In a world where it is increasingly tempting to facilitate immediate gratification through digital activity, we want people to be able to regain control and balance, without compromising on the benefits of new technology; using Gamban they can do that.
This video shows the impact of this app on one of their users, Danny.
Gamban won a four-year contract to provide gambling-blocking software in Norway through the monopoly operator (Norsk Tipping). The Norwegian gambling regulator estimates 250,000 customers play on offshore black-market sites, with an annual spend of €200.
Aside from willpower, the only way to achieve an effective exclusion from regulated and black-market gambling sites is by taking back control and blocking access across your devices.
I’m also really pleased I can continue to work with the Norwegians!
RB: How difficult was it to get large organisations like Lloyds Banking Group and gambling industry operators on board?
JS: Overall, it’s been very difficult. The Lloyds Banking Group was a relatively recent partnership for Gamban. Since the challenger banks, Monzo and Starling demonstrated the impact of gambling harm prevention, the high-street banks stepped up quite quickly. Gamban has been recognised as a useful layer of protection to what banks offer as many offshore gambling companies use incorrect merchant codes that allow these vulnerable players to gamble.
Working with the gambling industry operators has been complex. As there is no regulatory pressure for gambling operators to offer gambling-blocking software, partnerships are based entirely on the changing attitudes of the gambling operators and how our products can protect their players and the sustainability of their companies and wider industry.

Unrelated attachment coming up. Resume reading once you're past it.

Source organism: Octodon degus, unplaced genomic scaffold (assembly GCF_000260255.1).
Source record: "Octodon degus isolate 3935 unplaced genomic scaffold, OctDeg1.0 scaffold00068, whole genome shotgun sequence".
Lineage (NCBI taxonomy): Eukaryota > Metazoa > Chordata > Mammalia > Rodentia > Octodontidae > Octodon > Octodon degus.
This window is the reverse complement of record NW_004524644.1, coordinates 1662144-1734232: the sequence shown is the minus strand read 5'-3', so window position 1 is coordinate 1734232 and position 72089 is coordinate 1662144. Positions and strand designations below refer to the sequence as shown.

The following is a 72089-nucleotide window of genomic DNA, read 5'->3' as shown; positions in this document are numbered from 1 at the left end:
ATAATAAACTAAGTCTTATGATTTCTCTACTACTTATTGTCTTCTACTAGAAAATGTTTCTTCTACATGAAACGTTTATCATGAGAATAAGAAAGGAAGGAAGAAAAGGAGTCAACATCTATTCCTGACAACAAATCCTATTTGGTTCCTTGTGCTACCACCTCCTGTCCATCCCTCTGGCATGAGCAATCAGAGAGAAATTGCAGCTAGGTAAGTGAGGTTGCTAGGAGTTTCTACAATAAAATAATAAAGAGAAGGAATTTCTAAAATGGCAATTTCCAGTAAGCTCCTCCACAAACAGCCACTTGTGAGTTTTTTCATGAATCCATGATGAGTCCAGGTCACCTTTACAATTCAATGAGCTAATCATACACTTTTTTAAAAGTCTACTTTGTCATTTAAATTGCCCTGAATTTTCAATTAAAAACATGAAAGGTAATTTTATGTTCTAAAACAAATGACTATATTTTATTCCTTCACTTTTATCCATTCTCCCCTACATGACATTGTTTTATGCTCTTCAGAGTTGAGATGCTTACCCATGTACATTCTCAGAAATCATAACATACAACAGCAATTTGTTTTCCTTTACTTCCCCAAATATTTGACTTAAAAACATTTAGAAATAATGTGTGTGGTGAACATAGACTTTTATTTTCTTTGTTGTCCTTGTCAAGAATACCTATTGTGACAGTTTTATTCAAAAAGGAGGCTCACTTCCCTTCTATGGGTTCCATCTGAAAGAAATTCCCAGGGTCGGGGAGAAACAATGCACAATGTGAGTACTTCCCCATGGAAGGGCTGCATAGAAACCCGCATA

Over the last three years, Gamban has been offered by some of the largest gambling operator groups in the gambling sector, including Entain, Flutter, Gamesys and Playtech.
RB: Do you have any other high profile partnerships on the horizon you can mention?
JS: Our biggest partnership to date is with GamCare, the leading national provider of free information, advice and support for anyone affected by problem gambling. Funded by the UK Gambling Commission, this partnership brings the National Online Self Exclusion Scheme (GAMSTOP) and gambling-blocking software Gamban together through the National Gambling Helpline. By combining these layers of protection, there is more friction in place to reduce the chance that someone will gamble when they feel the urge.
RB: Can you share some financials, number of employees, approximate annual turnover and any external investment?
JS: There are currently 15 people on the team. Even before the pandemic, we’ve been used to working remotely, with some of our team in Greece, Latvia, Poland, Pakistan and UK.
To date, we’ve brought in £1.8m in angel investment. In 2018, our investor, Derek Webb, generously relinquished his equity stake.
We achieved a modest turnover of £18,000 (2017), rising to £287,000 (2018), £416,000 (2019), ~£2.6m (2020) and next year we anticipate ~£5m.
RB: What are your future plans for Gamban?
JS: We look forward to building on the brand by expanding into new markets across the world, working with major players in the industry, banks and governments to help people get their gambling activity under control. It’s our mission to build gambling-blocking software that is as good as it can be for end-users, making a positive difference to people’s lives.